As winter approaches, you’ll need to safeguard tender plants from frost damage by covering them. Most pests, as you may know, are dormant in cold weather. Meaning, it’s a good time to look for snails in sheltered areas, such as empty pots in the cold frame or your greenhouse. This is because they may harm your precious plants.
For your Lawn
- Firstly, clear the lawn of debris. Autumn is likely to see leaf fall, though of course that will depend on where your lawn is. Leaves, as they decay provide a little too much food for our worm friends which can lead to an over population problem in the following year. Also leaf coverage prevents moisture from leaving after a morning dew fall. In turn this can lead to fungus issues.
- Remove matter waste. As well as leaves there may be other matter. Word casts and animal matter are perhaps the two most common. Both can cause issues with dead grass and an uneven surface in the following Spring.
- Don’t be afraid to give the lawn a small high bladed cut if you think it needs it. While it is common not to mow the lawn at all during the Winter months, if it does grow to a level that might cause issues in the Spring, wait for a dry afternoon and cut the minimum amount off. Sharp, high set mower blades will work best for this task.
- Autumn is the best time to aerate. This promotes growth and improves drainage. Compaction on a busy lawn during the Summer months means aeration is an essential activity that is often overlooked.
- Iron Sulphate? Yes. As an option. If your lawn looks like it might benefit from more nourishment. If the grass looked a little yellowish and wan even during the damper months of the previous Spring and Summer, then a sprinkling of Iron Sulphate will help. It boosts lawn health, provides some frost protection and reduces spreading moss.
For the Soil
1. Cover the Bare Soil with a Layer of Mulch.
During the winter, take advantage of the autumn’s fallen leaves as a means of mulch or cover in your plant. This will help them over time to reduce the cold of winter. You can also encompass it with fleece if necessary to keep the harsh wind from blowing it all away.
2. Continue Weeding.
Even if it’s not winter, you should continue the practice of removing unnecessary grasses. Hoe out whatever yearly weeds that have emerged the same as excavating long-standing grass that has surfaced. At least, green foliage can be composted, but not the perennial weed roots or seed heads.
Moreover, keep soil moisture off the ground in all areas of the yard to prevent tamping it and causing damage in the arrangement. If you must step on it in the downpours, stand on a piece of wood to distribute your weight evenly.
For Waste Composting
Incorporate sufficient dry waste to complement the enormous quantities of wastes generated currently coming out from the sink. Scrunched-up Holiday card wrappers and scraps of paperboard are excellent sources of the required carbon element. Worm bin bags held outdoors have to be well in order for the larvae to survive the winter. Feed intake should be reduced in cooler temperatures because the worms will not ingest as much.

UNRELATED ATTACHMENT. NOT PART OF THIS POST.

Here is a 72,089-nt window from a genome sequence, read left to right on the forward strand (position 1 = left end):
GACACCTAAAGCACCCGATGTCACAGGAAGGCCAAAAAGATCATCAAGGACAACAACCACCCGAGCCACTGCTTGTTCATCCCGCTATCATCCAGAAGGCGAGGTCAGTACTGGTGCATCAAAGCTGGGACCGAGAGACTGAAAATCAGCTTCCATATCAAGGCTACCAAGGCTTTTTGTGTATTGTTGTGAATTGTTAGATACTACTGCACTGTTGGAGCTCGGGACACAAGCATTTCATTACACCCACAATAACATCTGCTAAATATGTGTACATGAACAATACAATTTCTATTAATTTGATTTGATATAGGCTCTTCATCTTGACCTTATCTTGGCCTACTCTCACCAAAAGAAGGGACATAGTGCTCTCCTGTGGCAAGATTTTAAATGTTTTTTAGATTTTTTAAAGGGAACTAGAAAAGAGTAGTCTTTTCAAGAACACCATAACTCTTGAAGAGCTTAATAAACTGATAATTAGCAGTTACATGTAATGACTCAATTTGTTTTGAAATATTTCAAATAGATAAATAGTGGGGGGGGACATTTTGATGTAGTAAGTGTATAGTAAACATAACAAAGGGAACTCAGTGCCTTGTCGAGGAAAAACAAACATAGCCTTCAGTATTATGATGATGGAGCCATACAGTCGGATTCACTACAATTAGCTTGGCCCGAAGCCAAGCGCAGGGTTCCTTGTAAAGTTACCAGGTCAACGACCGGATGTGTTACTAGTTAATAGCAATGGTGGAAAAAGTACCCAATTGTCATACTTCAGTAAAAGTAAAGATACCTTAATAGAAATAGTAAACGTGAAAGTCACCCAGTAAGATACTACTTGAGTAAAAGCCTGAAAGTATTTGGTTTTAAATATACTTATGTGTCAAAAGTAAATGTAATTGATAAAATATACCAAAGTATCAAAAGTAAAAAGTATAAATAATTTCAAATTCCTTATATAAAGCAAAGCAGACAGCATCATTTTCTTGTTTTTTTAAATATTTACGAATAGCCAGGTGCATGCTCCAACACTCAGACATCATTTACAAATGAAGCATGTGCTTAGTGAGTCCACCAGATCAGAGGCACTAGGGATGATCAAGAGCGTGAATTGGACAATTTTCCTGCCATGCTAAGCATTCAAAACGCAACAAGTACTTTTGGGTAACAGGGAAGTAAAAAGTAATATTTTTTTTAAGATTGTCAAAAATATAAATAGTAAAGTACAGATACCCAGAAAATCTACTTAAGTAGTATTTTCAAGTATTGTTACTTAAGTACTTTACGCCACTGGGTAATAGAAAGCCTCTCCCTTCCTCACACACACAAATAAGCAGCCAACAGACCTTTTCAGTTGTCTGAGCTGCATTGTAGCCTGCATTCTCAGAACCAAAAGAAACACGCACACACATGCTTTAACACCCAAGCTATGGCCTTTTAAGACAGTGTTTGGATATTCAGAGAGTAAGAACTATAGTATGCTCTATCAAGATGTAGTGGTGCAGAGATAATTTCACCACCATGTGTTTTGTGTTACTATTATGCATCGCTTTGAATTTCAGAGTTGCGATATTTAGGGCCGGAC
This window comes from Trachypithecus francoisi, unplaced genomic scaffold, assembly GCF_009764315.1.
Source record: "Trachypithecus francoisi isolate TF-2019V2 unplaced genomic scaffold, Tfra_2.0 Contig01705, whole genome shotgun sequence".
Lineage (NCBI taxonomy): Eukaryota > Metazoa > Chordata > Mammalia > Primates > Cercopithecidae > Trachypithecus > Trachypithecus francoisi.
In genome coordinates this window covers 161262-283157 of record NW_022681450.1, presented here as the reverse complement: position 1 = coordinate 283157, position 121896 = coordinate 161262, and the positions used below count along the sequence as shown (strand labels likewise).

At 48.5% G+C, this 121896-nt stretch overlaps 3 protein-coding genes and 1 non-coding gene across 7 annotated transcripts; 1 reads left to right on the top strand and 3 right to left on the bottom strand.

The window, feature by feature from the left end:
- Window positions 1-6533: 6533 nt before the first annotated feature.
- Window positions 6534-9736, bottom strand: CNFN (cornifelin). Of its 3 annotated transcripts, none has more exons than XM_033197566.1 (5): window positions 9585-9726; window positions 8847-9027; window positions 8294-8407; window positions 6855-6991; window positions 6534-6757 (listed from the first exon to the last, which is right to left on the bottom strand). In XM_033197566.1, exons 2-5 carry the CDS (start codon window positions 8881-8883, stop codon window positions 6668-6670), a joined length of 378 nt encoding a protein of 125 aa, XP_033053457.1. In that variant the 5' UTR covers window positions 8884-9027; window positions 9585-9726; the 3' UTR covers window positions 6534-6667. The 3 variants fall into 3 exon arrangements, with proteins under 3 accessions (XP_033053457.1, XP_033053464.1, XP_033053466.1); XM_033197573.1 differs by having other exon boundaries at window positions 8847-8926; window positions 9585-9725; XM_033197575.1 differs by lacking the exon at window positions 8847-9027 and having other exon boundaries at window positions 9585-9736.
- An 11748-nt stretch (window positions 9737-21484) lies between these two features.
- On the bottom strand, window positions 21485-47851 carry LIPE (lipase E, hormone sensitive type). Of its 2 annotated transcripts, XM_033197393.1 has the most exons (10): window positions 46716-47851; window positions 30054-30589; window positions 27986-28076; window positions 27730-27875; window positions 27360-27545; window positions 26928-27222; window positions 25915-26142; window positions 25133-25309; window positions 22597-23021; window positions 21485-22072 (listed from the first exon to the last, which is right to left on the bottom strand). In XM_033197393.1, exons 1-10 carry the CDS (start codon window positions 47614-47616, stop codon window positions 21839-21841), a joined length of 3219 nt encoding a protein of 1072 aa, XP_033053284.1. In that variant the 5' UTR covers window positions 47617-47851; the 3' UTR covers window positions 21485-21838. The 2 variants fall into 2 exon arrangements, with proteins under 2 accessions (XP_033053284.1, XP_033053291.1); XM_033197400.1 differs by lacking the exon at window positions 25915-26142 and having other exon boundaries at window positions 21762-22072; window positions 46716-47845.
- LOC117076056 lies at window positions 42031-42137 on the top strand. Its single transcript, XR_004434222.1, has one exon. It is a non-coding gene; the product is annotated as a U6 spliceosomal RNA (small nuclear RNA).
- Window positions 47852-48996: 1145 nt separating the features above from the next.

Please also note that turning your compost heap will help to aerate it.
For the Vegetables – Planting Until March is Possible.
First off, you need to prepare the area. Once cropping is finished, create a ‘fermentation trench’ with the aged stems from Brussels sprouts, kale, and other tough brassicas. The excavation will be about a spade’s level of depth and placed in which runner beans or any other peas and beans will sprout the following year. Put the stalks along the trench’s base, then roughly cut them up with a substantial shovel.
Take Advantage of Uncooked Vegetable Trimmings
Many raw or undercooked vegetable crumbs can be added to the compost pit to add nutritional value. Create your comfrey leaf mould by filling a container like a dustbin. Then, with the chopped comfrey leaves and alternating layers of leaf mould, you can level up your compost. Though, remember to protect the leafy greens waste with compost as it hits the peak of the excavation.
Plan Out Early
This method can spend months or years to decompose, but it is an outstanding sowing medium. Start to plan your sustainable farming for the following season’s vegetable graph. Unless you already have a rotation strategy, keep a checklist of where your plants will be planted next year. Whether this is your first year or not, always make a list of most of the leafy greens you want to grow, but only after reading our guide to the plantation.
Germination in the average temperatures of about 13 is needed for plants to be healthy. So vibrant, chilly ventilation is required. Try seasonal cabbage, lettuce, and cauliflowers. You can also try carrots, turnips, salad onions, and spinach in rounder varieties.
Moreover, you can also cultivate greenhouse vegetables like tomatoes as early as the first month of the year if you have a warmed garden or greenhouse.
Depending on the flowers, you need to provide a distinctive layer of protection for the upcoming winter. Many specialists recommend keeping them in a cosy area during winter, such as a greenhouse. However, since some flowers need regular light, you need to put them in areas with it.
Provide them with a bit of water regularly to keep them fresh. However, you need to watch out for pests that may arise.